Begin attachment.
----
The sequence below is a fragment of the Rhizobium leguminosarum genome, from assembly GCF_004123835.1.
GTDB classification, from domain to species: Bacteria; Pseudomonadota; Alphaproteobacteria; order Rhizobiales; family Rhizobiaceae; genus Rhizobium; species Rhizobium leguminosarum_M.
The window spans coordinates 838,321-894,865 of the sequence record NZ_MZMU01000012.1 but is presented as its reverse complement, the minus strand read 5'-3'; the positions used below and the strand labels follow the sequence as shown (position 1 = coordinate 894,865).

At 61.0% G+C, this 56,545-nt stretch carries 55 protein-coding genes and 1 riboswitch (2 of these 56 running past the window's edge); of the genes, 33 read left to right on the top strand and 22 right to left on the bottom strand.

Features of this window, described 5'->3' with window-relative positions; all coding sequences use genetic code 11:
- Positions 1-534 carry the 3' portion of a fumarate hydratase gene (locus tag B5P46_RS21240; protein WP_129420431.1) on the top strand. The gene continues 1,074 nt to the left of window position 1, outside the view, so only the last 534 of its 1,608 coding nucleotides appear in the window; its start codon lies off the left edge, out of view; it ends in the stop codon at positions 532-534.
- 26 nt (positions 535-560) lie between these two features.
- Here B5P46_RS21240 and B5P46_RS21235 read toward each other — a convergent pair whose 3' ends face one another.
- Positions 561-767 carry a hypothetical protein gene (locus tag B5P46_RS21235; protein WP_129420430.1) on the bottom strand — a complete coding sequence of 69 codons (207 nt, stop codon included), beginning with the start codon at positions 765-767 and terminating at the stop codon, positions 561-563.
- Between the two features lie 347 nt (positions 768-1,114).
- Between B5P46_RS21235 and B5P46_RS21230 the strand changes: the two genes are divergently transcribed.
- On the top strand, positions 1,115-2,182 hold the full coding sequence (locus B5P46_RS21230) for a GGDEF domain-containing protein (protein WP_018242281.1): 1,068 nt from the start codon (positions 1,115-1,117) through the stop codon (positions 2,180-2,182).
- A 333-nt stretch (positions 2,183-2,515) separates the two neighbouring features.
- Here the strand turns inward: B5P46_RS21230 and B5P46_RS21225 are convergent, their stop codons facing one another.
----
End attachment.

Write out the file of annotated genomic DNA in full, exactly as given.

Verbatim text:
The sequence below is a fragment of the Rhizobium leguminosarum genome, from assembly GCF_004123835.1.
GTDB classification, from domain to species: Bacteria; Pseudomonadota; Alphaproteobacteria; order Rhizobiales; family Rhizobiaceae; genus Rhizobium; species Rhizobium leguminosarum_M.
The window spans coordinates 838,321-894,865 of the sequence record NZ_MZMU01000012.1 but is presented as its reverse complement, the minus strand read 5'-3'; the positions used below and the strand labels follow the sequence as shown (position 1 = coordinate 894,865).

At 61.0% G+C, this 56,545-nt stretch carries 55 protein-coding genes and 1 riboswitch (2 of these 56 running past the window's edge); of the genes, 33 read left to right on the top strand and 22 right to left on the bottom strand.

Features of this window, described 5'->3' with window-relative positions; all coding sequences use genetic code 11:
- Positions 1-534 carry the 3' portion of a fumarate hydratase gene (locus tag B5P46_RS21240; protein WP_129420431.1) on the top strand. The gene continues 1,074 nt to the left of window position 1, outside the view, so only the last 534 of its 1,608 coding nucleotides appear in the window; its start codon lies off the left edge, out of view; it ends in the stop codon at positions 532-534.
- 26 nt (positions 535-560) lie between these two features.
- Here B5P46_RS21240 and B5P46_RS21235 read toward each other — a convergent pair whose 3' ends face one another.
- Positions 561-767 carry a hypothetical protein gene (locus tag B5P46_RS21235; protein WP_129420430.1) on the bottom strand — a complete coding sequence of 69 codons (207 nt, stop codon included), beginning with the start codon at positions 765-767 and terminating at the stop codon, positions 561-563.
- Between the two features lie 347 nt (positions 768-1,114).
- Between B5P46_RS21235 and B5P46_RS21230 the strand changes: the two genes are divergently transcribed.
- On the top strand, positions 1,115-2,182 hold the full coding sequence (locus B5P46_RS21230) for a GGDEF domain-containing protein (protein WP_018242281.1): 1,068 nt from the start codon (positions 1,115-1,117) through the stop codon (positions 2,180-2,182).
- A 333-nt stretch (positions 2,183-2,515) separates the two neighbouring features.
- Here the strand turns inward: B5P46_RS21230 and B5P46_RS21225 are convergent, their stop codons facing one another.